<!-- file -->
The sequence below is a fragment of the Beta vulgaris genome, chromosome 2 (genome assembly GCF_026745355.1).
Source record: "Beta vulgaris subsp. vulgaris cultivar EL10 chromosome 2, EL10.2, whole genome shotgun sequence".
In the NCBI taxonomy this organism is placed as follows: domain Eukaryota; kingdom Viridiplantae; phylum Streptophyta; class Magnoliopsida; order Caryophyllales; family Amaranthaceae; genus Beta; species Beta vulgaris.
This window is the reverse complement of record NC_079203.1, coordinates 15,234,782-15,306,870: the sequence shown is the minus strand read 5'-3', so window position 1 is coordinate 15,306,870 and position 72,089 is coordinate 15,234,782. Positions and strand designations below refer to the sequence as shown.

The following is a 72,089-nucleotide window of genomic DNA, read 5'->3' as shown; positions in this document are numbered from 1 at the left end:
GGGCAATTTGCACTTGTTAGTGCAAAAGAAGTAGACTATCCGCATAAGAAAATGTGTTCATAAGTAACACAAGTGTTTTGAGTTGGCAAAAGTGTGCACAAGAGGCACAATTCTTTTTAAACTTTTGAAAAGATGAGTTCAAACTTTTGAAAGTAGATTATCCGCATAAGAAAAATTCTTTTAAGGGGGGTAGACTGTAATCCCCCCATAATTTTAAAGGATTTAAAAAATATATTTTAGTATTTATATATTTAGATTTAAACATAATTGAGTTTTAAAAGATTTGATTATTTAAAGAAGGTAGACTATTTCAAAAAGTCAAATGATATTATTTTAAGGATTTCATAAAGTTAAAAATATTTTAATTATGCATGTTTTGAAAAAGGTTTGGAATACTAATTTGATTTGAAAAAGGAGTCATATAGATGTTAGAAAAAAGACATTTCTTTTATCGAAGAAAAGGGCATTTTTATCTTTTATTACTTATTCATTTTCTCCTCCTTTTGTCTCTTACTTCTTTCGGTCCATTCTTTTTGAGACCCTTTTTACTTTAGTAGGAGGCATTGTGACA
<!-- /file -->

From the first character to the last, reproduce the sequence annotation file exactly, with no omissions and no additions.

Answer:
The sequence below is a fragment of the Beta vulgaris genome, chromosome 2 (genome assembly GCF_026745355.1).
Source record: "Beta vulgaris subsp. vulgaris cultivar EL10 chromosome 2, EL10.2, whole genome shotgun sequence".
In the NCBI taxonomy this organism is placed as follows: domain Eukaryota; kingdom Viridiplantae; phylum Streptophyta; class Magnoliopsida; order Caryophyllales; family Amaranthaceae; genus Beta; species Beta vulgaris.
This window is the reverse complement of record NC_079203.1, coordinates 15,234,782-15,306,870: the sequence shown is the minus strand read 5'-3', so window position 1 is coordinate 15,306,870 and position 72,089 is coordinate 15,234,782. Positions and strand designations below refer to the sequence as shown.

The following is a 72,089-nucleotide window of genomic DNA, read 5'->3' as shown; positions in this document are numbered from 1 at the left end:
GGGCAATTTGCACTTGTTAGTGCAAAAGAAGTAGACTATCCGCATAAGAAAATGTGTTCATAAGTAACACAAGTGTTTTGAGTTGGCAAAAGTGTGCACAAGAGGCACAATTCTTTTTAAACTTTTGAAAAGATGAGTTCAAACTTTTGAAAGTAGATTATCCGCATAAGAAAAATTCTTTTAAGGGGGGTAGACTGTAATCCCCCCATAATTTTAAAGGATTTAAAAAATATATTTTAGTATTTATATATTTAGATTTAAACATAATTGAGTTTTAAAAGATTTGATTATTTAAAGAAGGTAGACTATTTCAAAAAGTCAAATGATATTATTTTAAGGATTTCATAAAGTTAAAAATATTTTAATTATGCATGTTTTGAAAAAGGTTTGGAATACTAATTTGATTTGAAAAAGGAGTCATATAGATGTTAGAAAAAAGACATTTCTTTTATCGAAGAAAAGGGCATTTTTATCTTTTATTACTTATTCATTTTCTCCTCCTTTTGTCTCTTACTTCTTTCGGTCCATTCTTTTTGAGACCCTTTTTACTTTAGTAGGAGGCATTGTGACA